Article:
You Don’t Say

If there were gold medals handed out for stating the obvious, I would nominate Dr. Frank Clayton of Ryerson University’s Centre for Urban Research and Land Development for his not in the least bit surprising blog post, youdontsayDid You Know: Travel Times for City of Toronto Commuters on Average are 60% Longer by Subway than by Car? As friend of our site, John McGrath responded: “Trying to figure out for whom this is news.” Gee willikers, Dr. Clayton. I guess that’s why so many people choose to drive, huh?

Turns out, if you build and redesign a city to maximize car travel, to put the private automobile at the top of your transportation hierarchy, make it near impossible not to need one in some parts of that city, lo and behold, people will tend to drive because it’s the most convenient way to get around. Or, to paraphrase Dr. Clayton, it’s faster and easier to drive than take public transit. We are, after all, rational actors, making rational choices, as we make our way through our daily lives.

Isn’t that how the saying goes?

What I don’t understand, though, is the point of Dr. Clayton’s post.

Why is this important? As Professor Haider explains it in a 2014 blog post, environmentalists and transit enthusiasts routinely overstate the benefits of public transit by claiming more public transit will reduce congestion or travel times, which he states is a myth.

Oh oh, I thought. Professor Murtaza Haider? That Professor Haider?2plus2

Doesn’t this whole argument rest on whose travel times you are measuring? Professor Haider himself writes in the Globe and Mail article Dr. Clayton cites that increased investments in public transit “will reduce travel times by public transit.” So, how is it a ‘myth’ to claim that more public transit investment will reduce public transit travel times?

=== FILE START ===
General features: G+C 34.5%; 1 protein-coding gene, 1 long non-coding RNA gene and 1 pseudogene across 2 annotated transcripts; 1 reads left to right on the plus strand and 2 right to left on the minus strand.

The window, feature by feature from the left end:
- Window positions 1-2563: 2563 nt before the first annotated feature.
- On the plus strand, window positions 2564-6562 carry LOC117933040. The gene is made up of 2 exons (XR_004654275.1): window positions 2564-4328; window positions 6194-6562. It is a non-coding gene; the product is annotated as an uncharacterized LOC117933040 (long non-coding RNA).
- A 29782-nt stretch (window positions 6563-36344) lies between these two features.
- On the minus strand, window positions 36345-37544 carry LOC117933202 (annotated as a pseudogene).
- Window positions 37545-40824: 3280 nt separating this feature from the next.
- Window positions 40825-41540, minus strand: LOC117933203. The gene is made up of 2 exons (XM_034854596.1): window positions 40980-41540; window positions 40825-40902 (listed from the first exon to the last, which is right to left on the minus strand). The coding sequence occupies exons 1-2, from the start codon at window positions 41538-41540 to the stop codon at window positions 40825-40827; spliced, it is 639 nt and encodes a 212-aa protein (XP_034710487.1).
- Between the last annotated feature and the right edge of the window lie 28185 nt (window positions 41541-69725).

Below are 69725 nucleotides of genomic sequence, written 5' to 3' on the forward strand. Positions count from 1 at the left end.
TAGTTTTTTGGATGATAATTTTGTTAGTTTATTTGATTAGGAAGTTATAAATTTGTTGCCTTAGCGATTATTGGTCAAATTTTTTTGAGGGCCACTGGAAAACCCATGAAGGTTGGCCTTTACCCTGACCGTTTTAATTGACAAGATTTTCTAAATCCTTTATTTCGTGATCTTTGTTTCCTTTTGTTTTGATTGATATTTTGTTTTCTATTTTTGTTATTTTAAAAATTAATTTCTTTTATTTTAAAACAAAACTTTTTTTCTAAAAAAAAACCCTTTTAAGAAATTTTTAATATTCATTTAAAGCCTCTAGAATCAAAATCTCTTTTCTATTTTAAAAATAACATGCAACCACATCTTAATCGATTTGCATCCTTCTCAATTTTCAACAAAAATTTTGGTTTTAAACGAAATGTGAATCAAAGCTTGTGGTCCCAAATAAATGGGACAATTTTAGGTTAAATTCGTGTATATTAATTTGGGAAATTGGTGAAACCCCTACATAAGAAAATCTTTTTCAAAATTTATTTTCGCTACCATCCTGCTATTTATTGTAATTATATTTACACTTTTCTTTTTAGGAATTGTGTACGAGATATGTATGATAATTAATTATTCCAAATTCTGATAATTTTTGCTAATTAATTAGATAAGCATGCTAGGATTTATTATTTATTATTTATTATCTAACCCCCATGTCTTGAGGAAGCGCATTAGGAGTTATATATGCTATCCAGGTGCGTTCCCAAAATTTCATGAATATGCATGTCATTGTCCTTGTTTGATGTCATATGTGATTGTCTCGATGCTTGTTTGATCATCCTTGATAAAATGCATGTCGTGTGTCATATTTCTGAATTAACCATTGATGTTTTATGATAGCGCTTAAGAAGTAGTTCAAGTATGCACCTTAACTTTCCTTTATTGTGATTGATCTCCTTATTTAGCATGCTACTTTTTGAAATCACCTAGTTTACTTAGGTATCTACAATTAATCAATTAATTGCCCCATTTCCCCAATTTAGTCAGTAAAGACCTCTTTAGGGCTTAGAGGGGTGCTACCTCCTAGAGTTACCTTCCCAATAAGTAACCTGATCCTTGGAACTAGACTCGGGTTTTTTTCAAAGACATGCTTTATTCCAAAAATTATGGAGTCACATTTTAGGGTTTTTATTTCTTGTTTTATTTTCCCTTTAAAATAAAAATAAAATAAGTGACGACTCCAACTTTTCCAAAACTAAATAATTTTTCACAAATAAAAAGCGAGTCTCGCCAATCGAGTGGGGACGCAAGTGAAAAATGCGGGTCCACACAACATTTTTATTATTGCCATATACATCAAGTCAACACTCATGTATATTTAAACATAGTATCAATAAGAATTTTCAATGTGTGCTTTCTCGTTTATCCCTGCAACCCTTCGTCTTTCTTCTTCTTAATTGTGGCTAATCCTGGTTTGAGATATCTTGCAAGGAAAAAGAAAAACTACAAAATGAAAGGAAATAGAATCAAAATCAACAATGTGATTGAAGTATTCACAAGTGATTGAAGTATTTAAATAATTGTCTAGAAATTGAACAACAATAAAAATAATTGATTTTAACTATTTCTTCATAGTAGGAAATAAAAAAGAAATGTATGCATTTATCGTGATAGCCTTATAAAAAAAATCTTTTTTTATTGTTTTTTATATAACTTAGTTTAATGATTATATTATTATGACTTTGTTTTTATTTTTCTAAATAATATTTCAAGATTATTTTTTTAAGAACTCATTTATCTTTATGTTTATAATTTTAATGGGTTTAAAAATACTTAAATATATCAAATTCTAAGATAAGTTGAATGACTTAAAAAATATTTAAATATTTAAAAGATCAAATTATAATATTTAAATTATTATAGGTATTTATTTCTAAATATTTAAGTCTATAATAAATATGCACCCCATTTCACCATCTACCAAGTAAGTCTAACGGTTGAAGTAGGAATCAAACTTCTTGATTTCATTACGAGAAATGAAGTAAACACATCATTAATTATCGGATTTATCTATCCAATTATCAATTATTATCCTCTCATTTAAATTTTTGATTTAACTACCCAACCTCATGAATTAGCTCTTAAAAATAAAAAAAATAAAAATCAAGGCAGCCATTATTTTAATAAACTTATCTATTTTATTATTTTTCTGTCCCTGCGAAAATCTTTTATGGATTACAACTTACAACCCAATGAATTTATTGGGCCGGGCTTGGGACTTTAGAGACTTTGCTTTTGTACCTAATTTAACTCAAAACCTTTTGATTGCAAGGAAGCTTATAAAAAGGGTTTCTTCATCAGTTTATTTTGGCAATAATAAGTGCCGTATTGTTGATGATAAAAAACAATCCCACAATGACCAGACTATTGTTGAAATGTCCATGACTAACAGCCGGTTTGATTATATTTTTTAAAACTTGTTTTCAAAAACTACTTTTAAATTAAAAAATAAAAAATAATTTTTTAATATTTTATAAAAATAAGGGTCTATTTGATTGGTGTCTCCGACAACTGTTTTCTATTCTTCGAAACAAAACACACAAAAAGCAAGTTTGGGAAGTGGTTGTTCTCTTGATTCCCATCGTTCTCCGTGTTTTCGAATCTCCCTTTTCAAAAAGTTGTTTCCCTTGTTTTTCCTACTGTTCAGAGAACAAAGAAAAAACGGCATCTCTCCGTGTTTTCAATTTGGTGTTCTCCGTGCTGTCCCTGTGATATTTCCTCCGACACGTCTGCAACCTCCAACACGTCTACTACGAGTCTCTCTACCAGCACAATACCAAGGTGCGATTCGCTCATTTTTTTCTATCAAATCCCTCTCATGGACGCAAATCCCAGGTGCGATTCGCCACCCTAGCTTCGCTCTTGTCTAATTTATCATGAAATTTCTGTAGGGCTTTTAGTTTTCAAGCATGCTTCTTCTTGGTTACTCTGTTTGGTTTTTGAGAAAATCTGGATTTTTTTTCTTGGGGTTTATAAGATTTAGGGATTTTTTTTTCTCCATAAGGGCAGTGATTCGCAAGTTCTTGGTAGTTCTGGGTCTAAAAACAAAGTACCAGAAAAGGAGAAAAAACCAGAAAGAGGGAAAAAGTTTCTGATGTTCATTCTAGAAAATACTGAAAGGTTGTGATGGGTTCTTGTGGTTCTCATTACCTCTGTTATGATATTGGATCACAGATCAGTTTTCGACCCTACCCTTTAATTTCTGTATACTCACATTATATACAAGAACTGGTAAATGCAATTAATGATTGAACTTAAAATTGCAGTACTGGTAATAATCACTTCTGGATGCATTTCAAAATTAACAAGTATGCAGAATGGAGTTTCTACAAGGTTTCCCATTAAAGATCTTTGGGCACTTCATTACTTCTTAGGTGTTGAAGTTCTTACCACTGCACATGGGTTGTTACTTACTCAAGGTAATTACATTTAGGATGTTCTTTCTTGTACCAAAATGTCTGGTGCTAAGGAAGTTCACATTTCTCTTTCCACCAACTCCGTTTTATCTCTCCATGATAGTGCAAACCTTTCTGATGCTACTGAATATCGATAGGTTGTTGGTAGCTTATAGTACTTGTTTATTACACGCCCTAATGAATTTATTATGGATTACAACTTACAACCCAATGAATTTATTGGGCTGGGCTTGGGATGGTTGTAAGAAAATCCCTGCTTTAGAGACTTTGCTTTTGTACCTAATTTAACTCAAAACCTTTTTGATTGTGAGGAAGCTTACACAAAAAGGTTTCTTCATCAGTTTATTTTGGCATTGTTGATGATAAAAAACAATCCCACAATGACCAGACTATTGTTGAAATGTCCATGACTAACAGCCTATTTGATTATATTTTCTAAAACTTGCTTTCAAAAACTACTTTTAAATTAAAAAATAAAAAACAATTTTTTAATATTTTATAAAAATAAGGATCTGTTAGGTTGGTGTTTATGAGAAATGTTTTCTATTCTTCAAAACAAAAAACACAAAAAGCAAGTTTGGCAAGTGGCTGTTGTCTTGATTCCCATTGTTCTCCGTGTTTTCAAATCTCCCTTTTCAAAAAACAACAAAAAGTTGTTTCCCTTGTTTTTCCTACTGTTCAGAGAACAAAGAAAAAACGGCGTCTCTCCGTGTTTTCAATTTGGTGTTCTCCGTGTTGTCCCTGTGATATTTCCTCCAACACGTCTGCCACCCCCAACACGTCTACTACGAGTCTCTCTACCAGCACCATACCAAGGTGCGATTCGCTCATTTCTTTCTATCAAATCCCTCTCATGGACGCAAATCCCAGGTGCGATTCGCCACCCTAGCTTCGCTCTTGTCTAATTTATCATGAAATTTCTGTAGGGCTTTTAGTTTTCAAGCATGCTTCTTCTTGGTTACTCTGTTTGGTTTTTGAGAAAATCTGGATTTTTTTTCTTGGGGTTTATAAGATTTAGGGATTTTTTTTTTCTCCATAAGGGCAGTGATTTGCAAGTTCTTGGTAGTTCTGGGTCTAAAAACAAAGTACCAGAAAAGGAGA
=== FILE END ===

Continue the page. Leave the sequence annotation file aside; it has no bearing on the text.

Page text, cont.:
That it would still be more convenient and quicker to take a car? You don’t transform a transportation system that’s been in place for 70 or 80 years overnight. In almost every part of Toronto and the GTHA, driving remains the best bet to get to where you’re going because that’s exactly what’s designed to happen. Streets and roads built and operated to best accommodate car travel to the detriment of all other users, pedestrians, cyclists, even public transit. Never a lane given over to a bus or streetcar or bicycles uncontested by those seeing such advances as an infringement on the movement of private automobiles. drivingPublic transit wants fast and convenient? Build it underground.

What articles like this one from Dr. Frank Clayton (and almost everything transit-related by Professor Murtaza Haider) smack of is a defense of the transportation status quo. A majority of commuters drive, driving makes for faster commute times, therefore, we must ensure that we do not threaten that delicate balance by offering up more viable mobility options where currently there are none.